Accordingly, blocks of the diagrams support combinations of means for performing the specified functions, combinations of steps for performing the specified functions and program instruction means for performing the specified functions. It will also be understood that each block of the diagrams, and combinations of blocks in the diagrams, can be implemented by special purpose hardware-based computer systems that perform the specified functions or steps, or combinations of special purpose hardware and computer instructions.

The present disclosure provides an application resource retrieval system and methods that provide seamless retrieval of resources for use by one or more modules in an application. The application resource retrieval system enables an application having at least two modules in need of the same resource to share the resource. As will be described in detail below, an application resource or resource may refer to any kind of data that may be requested by the modular application itself or any of the modules therein. In one aspect, the resource may be data used in performing one or more particular tasks on the modular application such as, for example, calculation of values, displaying user information, and the like. In another aspect, a resource may refer to data associated with a configuration or display of the modular application on a computing device and/or interface thereof, such as an icon associated with the modular application. A resource may be retrieved from a storage location such as, for example, a remote server.

FIG. 1 is a block diagram of one example embodiment of an application resource retrieval system 100 including a computing device 105 for executing one or more applications and a server 110 communicatively connected to computing device 105. Applications executing on computing device 105 includes an application 115 that may request for one or more resources from server 110.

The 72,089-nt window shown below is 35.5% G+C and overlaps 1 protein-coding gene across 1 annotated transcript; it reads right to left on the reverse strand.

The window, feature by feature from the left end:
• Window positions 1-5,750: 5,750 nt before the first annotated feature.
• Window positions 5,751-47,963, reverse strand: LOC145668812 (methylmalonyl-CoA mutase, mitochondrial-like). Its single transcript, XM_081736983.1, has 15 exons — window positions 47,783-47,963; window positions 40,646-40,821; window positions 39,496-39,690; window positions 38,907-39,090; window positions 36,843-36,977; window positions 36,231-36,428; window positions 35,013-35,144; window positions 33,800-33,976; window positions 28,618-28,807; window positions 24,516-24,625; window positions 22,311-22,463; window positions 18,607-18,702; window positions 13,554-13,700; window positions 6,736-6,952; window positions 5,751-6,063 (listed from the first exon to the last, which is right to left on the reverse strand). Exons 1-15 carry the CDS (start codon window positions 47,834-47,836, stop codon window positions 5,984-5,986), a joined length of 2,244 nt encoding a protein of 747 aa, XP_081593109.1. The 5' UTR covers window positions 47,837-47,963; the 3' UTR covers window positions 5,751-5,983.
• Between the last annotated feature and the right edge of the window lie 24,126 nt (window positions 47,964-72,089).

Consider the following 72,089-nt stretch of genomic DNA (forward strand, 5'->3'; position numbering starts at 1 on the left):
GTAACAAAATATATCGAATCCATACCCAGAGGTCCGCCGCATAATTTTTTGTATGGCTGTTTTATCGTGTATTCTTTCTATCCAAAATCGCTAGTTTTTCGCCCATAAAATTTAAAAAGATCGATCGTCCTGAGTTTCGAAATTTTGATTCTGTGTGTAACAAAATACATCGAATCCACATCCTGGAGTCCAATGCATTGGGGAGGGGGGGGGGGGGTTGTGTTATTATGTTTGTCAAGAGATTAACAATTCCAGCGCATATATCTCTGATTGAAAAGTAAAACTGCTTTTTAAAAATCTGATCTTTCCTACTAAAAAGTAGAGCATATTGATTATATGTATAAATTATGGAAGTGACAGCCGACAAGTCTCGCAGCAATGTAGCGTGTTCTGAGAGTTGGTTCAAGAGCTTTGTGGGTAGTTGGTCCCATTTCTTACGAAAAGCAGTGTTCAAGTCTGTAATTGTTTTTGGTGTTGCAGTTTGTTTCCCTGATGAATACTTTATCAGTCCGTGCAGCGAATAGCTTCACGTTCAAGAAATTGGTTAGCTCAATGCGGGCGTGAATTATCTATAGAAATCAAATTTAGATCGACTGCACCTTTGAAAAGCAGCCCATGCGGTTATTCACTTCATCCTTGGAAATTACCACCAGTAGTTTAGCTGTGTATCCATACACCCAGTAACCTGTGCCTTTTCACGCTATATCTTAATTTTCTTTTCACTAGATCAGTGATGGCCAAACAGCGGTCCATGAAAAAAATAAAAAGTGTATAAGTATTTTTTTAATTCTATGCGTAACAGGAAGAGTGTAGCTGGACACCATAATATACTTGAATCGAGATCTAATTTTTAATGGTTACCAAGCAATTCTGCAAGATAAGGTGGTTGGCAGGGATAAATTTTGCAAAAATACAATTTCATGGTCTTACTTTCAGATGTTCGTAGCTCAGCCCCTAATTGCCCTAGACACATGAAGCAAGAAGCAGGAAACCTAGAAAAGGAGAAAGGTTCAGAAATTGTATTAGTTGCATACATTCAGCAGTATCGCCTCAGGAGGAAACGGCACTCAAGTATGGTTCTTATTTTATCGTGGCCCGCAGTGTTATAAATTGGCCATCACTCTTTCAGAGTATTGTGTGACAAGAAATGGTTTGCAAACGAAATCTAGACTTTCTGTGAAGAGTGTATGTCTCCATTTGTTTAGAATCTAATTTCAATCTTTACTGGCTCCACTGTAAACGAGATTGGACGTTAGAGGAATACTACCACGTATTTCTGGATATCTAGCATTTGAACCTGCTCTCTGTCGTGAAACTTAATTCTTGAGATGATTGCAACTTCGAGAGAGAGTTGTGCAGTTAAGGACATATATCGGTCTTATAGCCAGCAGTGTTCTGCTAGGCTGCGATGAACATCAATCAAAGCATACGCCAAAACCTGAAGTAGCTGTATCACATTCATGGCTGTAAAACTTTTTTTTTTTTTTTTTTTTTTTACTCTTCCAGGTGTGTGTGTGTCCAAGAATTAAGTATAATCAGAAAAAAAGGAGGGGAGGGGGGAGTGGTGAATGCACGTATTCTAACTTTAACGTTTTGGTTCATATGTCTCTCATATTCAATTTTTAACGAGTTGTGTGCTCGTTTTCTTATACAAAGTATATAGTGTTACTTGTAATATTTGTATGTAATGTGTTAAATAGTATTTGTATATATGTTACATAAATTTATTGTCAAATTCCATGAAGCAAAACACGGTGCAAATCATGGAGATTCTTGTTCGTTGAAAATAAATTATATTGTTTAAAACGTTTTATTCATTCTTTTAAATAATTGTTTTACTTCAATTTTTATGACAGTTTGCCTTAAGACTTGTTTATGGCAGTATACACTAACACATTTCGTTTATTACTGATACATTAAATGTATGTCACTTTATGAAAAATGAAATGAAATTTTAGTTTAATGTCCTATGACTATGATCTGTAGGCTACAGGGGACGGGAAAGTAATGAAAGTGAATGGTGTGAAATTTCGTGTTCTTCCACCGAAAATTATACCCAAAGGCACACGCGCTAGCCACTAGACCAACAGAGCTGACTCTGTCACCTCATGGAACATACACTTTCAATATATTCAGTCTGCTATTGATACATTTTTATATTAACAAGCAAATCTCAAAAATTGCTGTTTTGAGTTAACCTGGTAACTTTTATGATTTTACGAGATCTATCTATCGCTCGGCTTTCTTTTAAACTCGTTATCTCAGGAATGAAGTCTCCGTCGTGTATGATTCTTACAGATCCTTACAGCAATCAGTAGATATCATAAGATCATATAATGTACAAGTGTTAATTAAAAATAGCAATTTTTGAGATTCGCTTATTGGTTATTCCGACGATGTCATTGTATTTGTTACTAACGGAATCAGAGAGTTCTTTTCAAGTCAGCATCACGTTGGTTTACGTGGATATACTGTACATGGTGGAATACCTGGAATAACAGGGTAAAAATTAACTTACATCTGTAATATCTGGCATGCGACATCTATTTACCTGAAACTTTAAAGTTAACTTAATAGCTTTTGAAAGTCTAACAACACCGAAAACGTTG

Computing device 105 may be any processing device capable of executing applications, such as application 115. Computing device 105 may be, for example, a desktop computer, a server computer, a mobile device, or a multifunction product (MFP). Computing device 105 may include one or more processors 120 that process software and other machine-readable instructions and a memory 130 that stores the software and other machine-readable instructions. Memory 130 may include volatile and/or non-volatile memory. Computing device 105 may also include a computer-readable medium 125 for loading software as well as other machine-readable instructions, such as application 115. Computer-readable medium 125 may be volatile or non-volatile, removable or non-removable, and/or a combination of the foregoing, such as a CD, smart card, USB stick, and hard drive, among others. Computer-readable medium 125 may be memory 130 and application 115 is loaded via memory 130.